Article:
Also, if you’re still not satisfied with the performance improvements, I’d recommend using a CDN network. You can start with CloudFlare which is free to begin, offering limited options, or you can opt for much advanced MaxCDN which offers tons of features and a guaranteed improvement. This is included in most of the hosting companies that we have reviewed. The second one is paid and comes with a premium support team, always ready to help you out in any situation.

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01 Apr 2016

Self-Hosted WordPress vs WordPress.com

Let’s be honest, in this day and age, not many of us have the time to deal with all the technical ins-and-outs of setting up a new website. So when it comes to choosing WordPress as your CMS, the difference between self-hosted and a site at WordPress.com often means all the difference between getting set up quickly, albeit sacrificing some level of control in the process.

If you do want want full control of your website and plenty of advanced features to go along with it, then picking up the self-hosted WordPress will be a wise choice, otherwise going with the WordPress.com option will get the job done.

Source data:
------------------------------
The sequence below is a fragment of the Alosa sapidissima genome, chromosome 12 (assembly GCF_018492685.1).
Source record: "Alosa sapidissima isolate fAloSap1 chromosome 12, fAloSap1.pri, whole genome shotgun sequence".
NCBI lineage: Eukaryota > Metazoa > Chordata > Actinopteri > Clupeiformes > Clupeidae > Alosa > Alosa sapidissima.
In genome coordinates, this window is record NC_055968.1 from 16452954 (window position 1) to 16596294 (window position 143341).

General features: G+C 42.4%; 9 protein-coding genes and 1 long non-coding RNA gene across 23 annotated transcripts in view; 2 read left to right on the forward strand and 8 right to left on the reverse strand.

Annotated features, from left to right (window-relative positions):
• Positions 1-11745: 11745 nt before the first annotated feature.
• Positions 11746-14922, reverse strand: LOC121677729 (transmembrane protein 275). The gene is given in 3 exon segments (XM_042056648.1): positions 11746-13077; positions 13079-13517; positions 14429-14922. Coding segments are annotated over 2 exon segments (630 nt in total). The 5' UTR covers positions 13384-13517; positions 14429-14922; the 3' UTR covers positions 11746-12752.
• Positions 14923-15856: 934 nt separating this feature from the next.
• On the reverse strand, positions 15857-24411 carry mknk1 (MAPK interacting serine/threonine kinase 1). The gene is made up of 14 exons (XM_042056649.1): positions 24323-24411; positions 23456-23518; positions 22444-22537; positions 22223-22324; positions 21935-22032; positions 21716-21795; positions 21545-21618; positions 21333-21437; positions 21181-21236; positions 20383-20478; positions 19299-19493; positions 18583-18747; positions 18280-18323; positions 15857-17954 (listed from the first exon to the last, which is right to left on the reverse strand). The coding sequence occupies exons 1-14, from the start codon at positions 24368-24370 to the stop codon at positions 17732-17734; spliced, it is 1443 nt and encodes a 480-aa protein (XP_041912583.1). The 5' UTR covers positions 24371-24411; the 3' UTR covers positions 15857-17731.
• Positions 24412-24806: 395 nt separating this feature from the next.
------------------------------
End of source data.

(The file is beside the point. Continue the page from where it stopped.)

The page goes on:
By “job” I mean, sharing your content with rest of the world.

About Self Hosted WordPress vs WordPress.com

First, it’s worth pointing out  that there is huge confusion between these two options, and the moment we sign up for a WordPress account, the confusion increases further.

This happens as the core WordPress team asks us to create our first website, and we do it as it is extremely simple. If you still haven’t signed up for an account, then go ahead and do it.

The moment you setup the first website after getting a free account, you’ll get behind that blog and will have access to its Dashboard area.

This is where we first start to see some big differences. To explain them, let me provide a clear definition of both the options.


WordPress.com option